Declassified files expose U.S. support for 1965 Indonesia slaughter
In this Oct. 30, 1965 file photo, members of the Youth Wing of the Communist Party of Indonesia are watched by soldiers as they await transfer to prison and likely execution in Jakarta. Declassified files have revealed new details of American government knowledge and support of an Indonesian army extermination campaign that killed up to 3 million civilians. | AP

Declassified files have exposed just how much the U.S. knew about and supported the massacre of millions of Indonesians in the 1965 anti-communist purges.

The non-governmental National Security Archive research group published 39 documents on Tuesday, out of thousands of pages of newly declassified files from the U.S. embassy in Jakarta.

They cover the period from 1963-66, documenting official knowledge and approval of the army’s death-squad operations to wipe out the three million-strong Communist Party of Indonesia (PKI) and its supporters.

Up to three million people were rounded up across the country, executed, and dumped in mass graves.

The files show that the U.S. provided the Indonesian army with lists of senior communist party officials, equipment, and money during the massacres.

The purges led to the overthrow of communist-backed nationalist president Sukarno and the 31-year dictatorship of General Suharto that followed.

The documents show U.S. officials had credible evidence that contradicted the army’s claim that a supposed Sept. 30, 1965 coup attempt by junior officers was ordered by the PKI—a claim used by the army as justification for the massacres.

A Dec. 21, 1965 diplomatic cable from the embassy’s first secretary Mary Vance Trent to Washington noted the “fantastic switch which has occurred over 10 short weeks.” Trent estimated 100,000 had already been slaughtered by then.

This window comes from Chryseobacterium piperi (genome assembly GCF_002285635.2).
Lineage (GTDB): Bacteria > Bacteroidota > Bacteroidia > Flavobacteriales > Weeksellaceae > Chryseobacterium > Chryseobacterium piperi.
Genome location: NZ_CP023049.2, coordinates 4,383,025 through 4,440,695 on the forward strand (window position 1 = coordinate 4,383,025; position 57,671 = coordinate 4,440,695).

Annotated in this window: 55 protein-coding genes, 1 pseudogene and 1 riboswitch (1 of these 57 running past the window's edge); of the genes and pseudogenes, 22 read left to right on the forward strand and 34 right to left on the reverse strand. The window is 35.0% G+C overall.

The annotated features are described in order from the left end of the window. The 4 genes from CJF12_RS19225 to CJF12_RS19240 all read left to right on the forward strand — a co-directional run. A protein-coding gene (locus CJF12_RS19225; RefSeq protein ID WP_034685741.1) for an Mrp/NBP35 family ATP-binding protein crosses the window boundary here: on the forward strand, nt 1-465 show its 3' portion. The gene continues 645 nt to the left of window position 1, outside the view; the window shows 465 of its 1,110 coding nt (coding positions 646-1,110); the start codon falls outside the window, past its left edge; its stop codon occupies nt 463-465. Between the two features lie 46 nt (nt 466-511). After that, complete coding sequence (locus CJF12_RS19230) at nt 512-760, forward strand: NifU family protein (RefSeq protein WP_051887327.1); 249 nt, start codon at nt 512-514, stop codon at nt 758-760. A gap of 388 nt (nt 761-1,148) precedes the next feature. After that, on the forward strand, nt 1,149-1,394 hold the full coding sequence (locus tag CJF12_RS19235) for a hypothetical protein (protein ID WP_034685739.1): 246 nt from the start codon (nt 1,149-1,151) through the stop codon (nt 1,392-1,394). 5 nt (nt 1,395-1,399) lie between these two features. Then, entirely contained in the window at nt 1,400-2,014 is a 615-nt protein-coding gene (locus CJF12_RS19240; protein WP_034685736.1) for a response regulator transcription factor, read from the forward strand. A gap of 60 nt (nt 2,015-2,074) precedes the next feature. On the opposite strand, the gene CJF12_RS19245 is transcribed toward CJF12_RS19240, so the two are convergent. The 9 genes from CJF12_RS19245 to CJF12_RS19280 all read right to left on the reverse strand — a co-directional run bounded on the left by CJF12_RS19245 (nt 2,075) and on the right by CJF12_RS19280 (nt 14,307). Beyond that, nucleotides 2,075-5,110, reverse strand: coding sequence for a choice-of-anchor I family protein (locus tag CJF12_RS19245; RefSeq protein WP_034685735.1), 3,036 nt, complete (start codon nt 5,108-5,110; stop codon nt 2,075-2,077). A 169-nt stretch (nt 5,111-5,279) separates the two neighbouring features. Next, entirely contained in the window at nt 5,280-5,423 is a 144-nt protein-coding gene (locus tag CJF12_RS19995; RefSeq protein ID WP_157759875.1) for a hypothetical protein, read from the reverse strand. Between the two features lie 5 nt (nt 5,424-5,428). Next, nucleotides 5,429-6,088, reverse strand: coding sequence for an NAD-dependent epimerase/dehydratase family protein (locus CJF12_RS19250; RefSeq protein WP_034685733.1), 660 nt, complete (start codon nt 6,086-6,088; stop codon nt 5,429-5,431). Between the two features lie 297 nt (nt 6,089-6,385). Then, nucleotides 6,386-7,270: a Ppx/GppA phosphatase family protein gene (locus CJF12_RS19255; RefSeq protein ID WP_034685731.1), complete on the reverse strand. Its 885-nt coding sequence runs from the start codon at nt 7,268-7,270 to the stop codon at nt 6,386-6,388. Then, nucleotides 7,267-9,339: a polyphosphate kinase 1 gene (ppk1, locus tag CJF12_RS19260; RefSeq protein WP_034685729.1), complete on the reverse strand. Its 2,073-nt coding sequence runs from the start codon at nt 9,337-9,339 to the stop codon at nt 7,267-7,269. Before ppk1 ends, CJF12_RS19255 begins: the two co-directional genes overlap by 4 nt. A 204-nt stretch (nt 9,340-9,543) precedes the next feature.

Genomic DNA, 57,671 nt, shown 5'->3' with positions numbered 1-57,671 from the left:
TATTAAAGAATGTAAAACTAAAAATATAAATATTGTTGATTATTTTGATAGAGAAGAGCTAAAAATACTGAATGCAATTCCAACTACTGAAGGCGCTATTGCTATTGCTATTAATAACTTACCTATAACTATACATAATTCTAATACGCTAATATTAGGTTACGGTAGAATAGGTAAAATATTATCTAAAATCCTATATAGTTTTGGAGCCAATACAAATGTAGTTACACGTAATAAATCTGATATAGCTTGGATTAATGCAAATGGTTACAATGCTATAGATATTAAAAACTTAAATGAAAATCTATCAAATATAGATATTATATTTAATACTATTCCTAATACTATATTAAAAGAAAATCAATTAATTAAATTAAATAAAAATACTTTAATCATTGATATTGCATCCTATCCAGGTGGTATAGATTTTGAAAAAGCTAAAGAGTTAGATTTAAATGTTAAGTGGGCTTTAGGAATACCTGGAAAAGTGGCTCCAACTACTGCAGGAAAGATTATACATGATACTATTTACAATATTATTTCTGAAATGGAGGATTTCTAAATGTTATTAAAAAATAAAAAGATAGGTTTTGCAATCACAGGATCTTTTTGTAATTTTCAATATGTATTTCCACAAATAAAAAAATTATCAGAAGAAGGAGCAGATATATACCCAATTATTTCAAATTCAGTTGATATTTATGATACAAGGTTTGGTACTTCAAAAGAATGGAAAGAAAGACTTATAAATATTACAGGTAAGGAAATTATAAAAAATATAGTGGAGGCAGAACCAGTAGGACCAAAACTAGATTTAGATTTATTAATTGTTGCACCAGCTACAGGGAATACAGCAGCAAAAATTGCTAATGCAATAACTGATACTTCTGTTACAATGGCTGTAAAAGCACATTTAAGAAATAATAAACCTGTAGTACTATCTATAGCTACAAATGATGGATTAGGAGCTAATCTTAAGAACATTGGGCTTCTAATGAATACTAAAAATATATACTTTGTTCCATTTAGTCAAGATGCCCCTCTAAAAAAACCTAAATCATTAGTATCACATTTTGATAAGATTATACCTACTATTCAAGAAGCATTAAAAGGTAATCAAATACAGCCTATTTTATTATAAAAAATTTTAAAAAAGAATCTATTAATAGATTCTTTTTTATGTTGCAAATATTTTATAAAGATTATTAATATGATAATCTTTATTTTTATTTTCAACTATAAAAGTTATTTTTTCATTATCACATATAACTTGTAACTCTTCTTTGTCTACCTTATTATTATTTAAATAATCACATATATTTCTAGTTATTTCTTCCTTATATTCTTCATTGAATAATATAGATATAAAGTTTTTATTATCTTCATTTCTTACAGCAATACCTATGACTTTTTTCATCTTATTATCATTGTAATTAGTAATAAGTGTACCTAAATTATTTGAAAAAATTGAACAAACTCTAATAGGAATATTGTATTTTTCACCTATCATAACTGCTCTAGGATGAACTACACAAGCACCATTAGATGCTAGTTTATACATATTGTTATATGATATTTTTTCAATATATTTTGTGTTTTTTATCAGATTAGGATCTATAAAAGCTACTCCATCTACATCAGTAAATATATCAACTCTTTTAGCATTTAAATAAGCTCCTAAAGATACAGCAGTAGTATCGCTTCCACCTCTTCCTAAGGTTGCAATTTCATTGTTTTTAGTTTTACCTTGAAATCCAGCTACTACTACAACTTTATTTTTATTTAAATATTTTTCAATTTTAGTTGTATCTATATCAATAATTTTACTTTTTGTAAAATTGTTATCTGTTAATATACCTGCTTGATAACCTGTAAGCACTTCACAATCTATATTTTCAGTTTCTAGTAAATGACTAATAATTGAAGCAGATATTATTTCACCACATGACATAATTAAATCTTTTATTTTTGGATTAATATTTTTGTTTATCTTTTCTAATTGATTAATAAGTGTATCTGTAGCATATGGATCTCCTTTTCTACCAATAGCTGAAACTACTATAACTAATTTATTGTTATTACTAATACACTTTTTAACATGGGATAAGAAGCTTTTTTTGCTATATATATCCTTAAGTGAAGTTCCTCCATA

A previously released April 1966 embassy cable said: “We frankly do not know whether the real figure is closer to 100,000 or 1,000,000”—and even the Indonesian government had only a “vague idea.”

A report covering November 1965 by embassy political affairs officer Edward Masters addressed the “problem” of holding and feeding suspected PKI prisoners.

On Sept. 3, 2016, 80-year-old Muchran poses for a photo with the monument marking a mass grave where he believes his uncle, Sachroni, was buried with other victims of 1965-1966 anti communist massacre, in Plumbon village, Central Java, Indonesia. | Dita Alangkara / AP

“Many provinces appear to be successfully meeting this problem by executing their PKI prisoners, or killing them before they are captured, a task in which Moslem [sic] youth groups are providing assistance,” he wrote.

A month later, the U.S. consulate in Medan, the capital of North Sumatra province in Indonesia, wrote that imams from the Muhammadiyah Muslim organization were preaching that all communists should be killed, calling them the “lowest order of infidel, the shedding of whose blood is comparable to killing chicken.”

Today, anti-communism appears to again be on the rise in Indonesia, with right-wingers trying to shut down a meeting focused on the massacres just last month.

This article originally appeared in Morning Star.


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The Morning Star is the socialist daily newspaper published in Great Britain.

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